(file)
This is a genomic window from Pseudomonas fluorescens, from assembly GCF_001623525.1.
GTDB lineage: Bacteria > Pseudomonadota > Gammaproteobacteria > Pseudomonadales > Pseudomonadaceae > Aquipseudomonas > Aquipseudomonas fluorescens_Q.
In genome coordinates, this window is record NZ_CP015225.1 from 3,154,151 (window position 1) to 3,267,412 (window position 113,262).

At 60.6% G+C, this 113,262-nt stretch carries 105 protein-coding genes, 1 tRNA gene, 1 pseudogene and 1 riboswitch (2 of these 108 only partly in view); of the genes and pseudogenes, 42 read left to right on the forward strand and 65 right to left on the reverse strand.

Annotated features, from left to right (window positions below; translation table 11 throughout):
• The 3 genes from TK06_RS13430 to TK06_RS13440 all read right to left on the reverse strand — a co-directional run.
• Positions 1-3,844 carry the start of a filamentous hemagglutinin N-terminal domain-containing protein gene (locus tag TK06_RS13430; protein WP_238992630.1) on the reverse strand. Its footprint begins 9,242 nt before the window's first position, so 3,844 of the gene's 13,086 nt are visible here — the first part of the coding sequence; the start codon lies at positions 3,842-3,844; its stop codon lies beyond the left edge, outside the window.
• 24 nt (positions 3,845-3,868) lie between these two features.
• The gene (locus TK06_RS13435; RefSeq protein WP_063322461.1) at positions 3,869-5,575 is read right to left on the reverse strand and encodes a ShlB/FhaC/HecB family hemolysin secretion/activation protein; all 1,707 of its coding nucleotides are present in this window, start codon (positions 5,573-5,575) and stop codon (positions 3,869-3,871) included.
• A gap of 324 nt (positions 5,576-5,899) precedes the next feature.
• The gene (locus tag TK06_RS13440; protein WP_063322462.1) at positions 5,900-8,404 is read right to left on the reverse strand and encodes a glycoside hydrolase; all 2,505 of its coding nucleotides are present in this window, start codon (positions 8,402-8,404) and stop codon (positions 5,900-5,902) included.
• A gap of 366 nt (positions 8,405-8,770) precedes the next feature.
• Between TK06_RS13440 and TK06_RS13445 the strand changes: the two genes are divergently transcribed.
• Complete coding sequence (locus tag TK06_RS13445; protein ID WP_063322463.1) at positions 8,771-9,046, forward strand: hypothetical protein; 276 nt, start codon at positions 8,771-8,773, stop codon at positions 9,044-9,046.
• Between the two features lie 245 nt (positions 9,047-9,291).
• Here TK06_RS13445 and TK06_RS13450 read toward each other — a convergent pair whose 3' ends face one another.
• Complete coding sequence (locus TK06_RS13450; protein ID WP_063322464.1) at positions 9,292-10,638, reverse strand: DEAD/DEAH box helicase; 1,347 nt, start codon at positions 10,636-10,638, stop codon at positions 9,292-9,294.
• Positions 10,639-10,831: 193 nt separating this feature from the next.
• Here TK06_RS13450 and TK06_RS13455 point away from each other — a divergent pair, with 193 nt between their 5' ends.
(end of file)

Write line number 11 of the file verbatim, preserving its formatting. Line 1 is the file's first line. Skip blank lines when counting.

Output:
• The gene (locus tag TK06_RS13440; protein WP_063322462.1) at positions 5,900-8,404 is read right to left on the reverse strand and encodes a glycoside hydrolase; all 2,505 of its coding nucleotides are present in this window, start codon (positions 8,402-8,404) and stop codon (positions 5,900-5,902) included.